After being diagnosed with an auto-immune disease, Lee Holmes built Supercharged Food, a health-focused blog to turn her insights into inspiration for others. Along the way she built a successful business and created a new life for herself.
Integrative nutritionist, yoga teacher and wholefoods chef Lee Holmes began a new career – and blog – after being diagnosed with the auto-immune disease fibromyalgia in 2006.
Today, she’s not only used healthy foods to improve her health, but is the owner of one of the leading health and lifestyle blogs in Australia, focused on people making small and realistic changes every day.
In 2013 the Sydney-based blogger took home the overall prize at the Bupa Health Influencer Awards as well as the best blog in the Healthy Eating Category.
Her blog SuperchargedFood.com has 380,000 views a year, 85,000 click throughs a month and there are 25,000 people on her email list – there are also links to her books including bestseller Supercharged Food, Eat Yourself Beautiful, Supercharged Food for Kids, and Eat Clean, Green and Vegetarian as well as e-books people can buy and download.
How Lee’s self-discovery kick-started a business
Passing up her former qualifications in food and nutrition – she holds an Advanced Certificate in Nutrition and is a certified health coach, a Hatha yoga teacher and a wholefoods chef, Holmes worked for 15 years in high-level positions in the music and television industries before embarking on “a journey of self-discovery” prompted by her illness.
Once she started a blog to post messages and her story, it snowballed, she says, with people with Crohn’s and coeliac disease, IBS, ulcerative colitis, candida, food allergies and intolerances, eager to hear about how food could be used as medicine.
Today, not only is Holmes a social media star but she appears regularly on Australian television and in publications both here and abroad. Notably her passion for creating healthy eating has also led to lasting change at a policy level. In 2011, she challenged the then NSW Minister for Health to live off hospital food for four days. The minister didn’t take up her challenge, but as a result of the initiative she created a petition for change, the catalyst for the rollout of healthier menus across selected hospitals.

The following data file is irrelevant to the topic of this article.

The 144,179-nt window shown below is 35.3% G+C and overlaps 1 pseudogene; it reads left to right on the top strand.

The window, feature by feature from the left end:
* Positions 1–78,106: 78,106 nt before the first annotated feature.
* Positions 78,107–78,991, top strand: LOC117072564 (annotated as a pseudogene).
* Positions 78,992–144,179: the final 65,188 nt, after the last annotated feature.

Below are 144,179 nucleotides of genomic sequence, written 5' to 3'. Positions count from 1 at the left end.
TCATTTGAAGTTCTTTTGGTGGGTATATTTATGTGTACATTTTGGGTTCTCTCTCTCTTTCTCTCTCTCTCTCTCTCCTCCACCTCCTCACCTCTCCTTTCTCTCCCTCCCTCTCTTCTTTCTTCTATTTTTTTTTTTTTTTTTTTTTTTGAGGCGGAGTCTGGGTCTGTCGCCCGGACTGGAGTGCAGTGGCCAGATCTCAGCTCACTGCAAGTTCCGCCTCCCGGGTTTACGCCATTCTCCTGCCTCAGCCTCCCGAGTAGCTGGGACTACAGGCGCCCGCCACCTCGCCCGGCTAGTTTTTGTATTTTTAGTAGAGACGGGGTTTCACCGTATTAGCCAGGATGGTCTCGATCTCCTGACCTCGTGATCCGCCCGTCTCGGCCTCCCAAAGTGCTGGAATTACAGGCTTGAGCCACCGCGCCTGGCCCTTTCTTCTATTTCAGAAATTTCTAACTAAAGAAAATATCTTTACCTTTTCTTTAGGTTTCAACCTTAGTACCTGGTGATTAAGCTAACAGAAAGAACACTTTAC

Q: What skills or experience did you have that helped you develop your own blog and business?
A: I was head of ABC Kids, looking after talent including The Wiggles and Bananas in Pyjamas. I learnt how to build a brand, how to publicise, how to market – it was about creating new talent from the concept to completion. I took all those skills and applied them to my own brand.
Q: What were the key steps you took in building your blog?
A: At the time when I created superchargedfood.com, blogging was only just starting to take off. So it was very new and a bit experimental. But what I did was build contacts via Facebook by putting recipes up – with a blog, you’re providing information and products to your subscribers so that is absolutely the most important thing. Now I'm active on other social media including Instagram.
Q: Did you have investors?
A: No, I grew the business organically.
Q: How do you make money out of your blog now?
A: I have different revenue streams. I sell advertising to the site, but I also do blog posts for like-minded companies that want me to promote their products. I have a media kit and am paid for posts on Instagram and other social media such as Twitter and YouTube and I sell e-books via my website. I have a four-week, online Heal Your Gut program that is surprisingly popular. My approach was to try a few things and see what worked and what people resonated with, and also what helped them the most to live a healthy and happy life.
Q: What advice would you give others wanting to start a blog?
Create a platform of an interested audience first. That’s the way I structured it. I had an audience of around 6000. From that I got a book deal and that gave me income to put back into the blog. I also capitalised on my publisher’s marketing resources to help get my message even further out there. These days you need an audience of around 50,000 on social media to get publishers interested in you.
Q: What is the secret to growing an audience?
A: People have to feel connected to your message and you should be authentic.
Q: Has anything surprised you in your journey on social media?
A: What has really inspired me is the community I have built. I truly feel I am part of it.
Want to share your passion for health and fitness with the world? Take a look at our guide to careers in nutrition, personal training and more.
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